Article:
The sums still add up for the world’s youngest petrostate

One of the poorest countries in the western hemisphere, Guyana started production on its estimated 8 billion barrels of recoverable crude in December last year. The transformative economic prospects of its oil reserves led the IMF earlier this year to crank up its estimate for the country’s 2020 GDP growth to an eye-watering 86%, up from 4.4% in 2019.

American oil firms Exxon Mobil and Hess Corporation have put a huge chunk of their budget into exploration and production of offshore Guyana developments, but with the breakeven price reportedly at US$35, could the Guyanese party be over before it has even begun?

“It is not a problem for traditional or big oil producers to adapt to a low oil price situation. It is more of a problem for the new technology, the shale oil producers, or the countries and companies that were already in a tight financial situation and cannot afford to produce at a loss,” says de Sousa. He adds that, given Exxon Mobil’s financial muscle, there is little doubt that the country will keep shipping oil. “However, the prospects that were really good for Guyana to increase production over the next five years, some people say to as high as 700,000 bpd from zero last year, have definitely diminished until the oil price recovers to something like at least US$40 to justify moving forward with those investments,” he says.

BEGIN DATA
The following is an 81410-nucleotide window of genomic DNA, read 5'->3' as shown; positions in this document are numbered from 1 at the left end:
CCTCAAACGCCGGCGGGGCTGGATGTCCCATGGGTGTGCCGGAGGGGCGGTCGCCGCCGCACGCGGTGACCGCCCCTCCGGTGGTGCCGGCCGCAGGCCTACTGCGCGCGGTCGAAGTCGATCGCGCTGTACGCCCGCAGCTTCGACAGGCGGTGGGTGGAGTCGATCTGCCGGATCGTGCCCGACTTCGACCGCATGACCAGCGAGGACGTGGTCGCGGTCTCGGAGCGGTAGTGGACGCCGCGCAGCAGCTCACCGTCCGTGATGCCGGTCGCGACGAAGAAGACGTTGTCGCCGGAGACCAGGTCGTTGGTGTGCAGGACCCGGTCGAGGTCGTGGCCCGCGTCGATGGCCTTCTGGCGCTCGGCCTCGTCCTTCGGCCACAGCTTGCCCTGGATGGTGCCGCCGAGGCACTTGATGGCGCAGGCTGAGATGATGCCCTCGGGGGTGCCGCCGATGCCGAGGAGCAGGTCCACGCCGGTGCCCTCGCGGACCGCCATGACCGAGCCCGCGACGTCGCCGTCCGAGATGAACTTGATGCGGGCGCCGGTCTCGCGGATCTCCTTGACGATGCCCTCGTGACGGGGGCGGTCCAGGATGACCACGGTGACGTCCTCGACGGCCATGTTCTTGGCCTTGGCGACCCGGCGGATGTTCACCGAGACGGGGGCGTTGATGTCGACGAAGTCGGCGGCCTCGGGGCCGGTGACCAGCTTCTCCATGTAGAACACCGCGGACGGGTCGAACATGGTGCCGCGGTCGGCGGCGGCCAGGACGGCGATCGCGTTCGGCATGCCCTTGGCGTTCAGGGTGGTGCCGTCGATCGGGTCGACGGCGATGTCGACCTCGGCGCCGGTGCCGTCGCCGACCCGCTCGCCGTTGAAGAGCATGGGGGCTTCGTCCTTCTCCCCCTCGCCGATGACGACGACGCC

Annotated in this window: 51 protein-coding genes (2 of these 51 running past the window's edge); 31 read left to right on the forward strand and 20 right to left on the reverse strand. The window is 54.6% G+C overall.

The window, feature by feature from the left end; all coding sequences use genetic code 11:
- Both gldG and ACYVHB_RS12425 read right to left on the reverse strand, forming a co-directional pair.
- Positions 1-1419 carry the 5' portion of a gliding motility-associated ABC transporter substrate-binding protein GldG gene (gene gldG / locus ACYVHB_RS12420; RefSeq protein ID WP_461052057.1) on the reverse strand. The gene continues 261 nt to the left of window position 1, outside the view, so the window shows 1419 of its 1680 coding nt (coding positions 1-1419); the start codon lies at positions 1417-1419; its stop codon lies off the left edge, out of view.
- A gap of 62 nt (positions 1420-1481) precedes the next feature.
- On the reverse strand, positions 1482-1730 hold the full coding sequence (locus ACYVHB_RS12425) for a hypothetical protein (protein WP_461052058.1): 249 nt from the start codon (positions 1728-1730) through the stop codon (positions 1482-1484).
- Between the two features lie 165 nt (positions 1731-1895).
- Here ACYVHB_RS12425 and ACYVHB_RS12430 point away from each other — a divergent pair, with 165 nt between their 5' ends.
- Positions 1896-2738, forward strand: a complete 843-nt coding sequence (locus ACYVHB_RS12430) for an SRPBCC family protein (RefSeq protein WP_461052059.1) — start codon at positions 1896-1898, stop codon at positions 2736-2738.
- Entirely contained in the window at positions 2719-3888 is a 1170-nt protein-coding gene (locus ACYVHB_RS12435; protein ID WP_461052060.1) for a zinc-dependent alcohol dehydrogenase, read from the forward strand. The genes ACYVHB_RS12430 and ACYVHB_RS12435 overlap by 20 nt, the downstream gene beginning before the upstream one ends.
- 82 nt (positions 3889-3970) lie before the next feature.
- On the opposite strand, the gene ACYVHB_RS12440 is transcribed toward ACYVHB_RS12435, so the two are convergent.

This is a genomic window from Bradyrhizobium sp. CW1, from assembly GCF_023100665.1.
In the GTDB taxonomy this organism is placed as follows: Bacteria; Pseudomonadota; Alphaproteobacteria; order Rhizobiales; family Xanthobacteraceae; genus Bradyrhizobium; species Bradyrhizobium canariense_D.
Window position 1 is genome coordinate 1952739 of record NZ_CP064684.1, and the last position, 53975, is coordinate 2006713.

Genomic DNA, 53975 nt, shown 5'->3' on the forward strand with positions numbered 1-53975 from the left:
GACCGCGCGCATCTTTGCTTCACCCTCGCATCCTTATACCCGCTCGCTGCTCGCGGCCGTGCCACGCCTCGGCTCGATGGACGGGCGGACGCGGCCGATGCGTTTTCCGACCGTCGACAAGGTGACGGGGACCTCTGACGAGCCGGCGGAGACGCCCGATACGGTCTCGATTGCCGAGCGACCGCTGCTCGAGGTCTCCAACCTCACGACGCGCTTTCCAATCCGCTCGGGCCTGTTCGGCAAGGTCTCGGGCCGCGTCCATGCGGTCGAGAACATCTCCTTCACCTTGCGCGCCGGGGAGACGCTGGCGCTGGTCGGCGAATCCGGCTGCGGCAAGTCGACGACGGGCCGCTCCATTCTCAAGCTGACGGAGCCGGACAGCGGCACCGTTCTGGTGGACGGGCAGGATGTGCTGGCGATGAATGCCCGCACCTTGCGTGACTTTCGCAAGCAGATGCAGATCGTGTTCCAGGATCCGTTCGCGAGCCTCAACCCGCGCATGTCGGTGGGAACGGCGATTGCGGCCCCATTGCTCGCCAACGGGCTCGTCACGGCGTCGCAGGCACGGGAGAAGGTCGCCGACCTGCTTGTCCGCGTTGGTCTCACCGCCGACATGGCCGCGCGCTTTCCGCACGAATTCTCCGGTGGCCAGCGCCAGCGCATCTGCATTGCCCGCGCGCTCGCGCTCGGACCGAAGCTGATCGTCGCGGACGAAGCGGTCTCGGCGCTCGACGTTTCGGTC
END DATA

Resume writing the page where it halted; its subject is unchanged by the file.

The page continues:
Although the Organization of the Petroleum Exporting Countries Plus (OPEC+) has now reached an agreement to cut oil production by 9.7 million bpd, the ‘Great Lockdown’ rages on, and oil remains on a downward spiral. As even competitively placed assets in countries such as Guyana start looking uneconomical as price stresses continue, the outlook for Latin America is far from rosy. Instead of being a driver of growth as many governments in the region had hoped, the economic infeasibility of oil production and exploration activity now looks set to drag it deeper into the pandemic-led recession.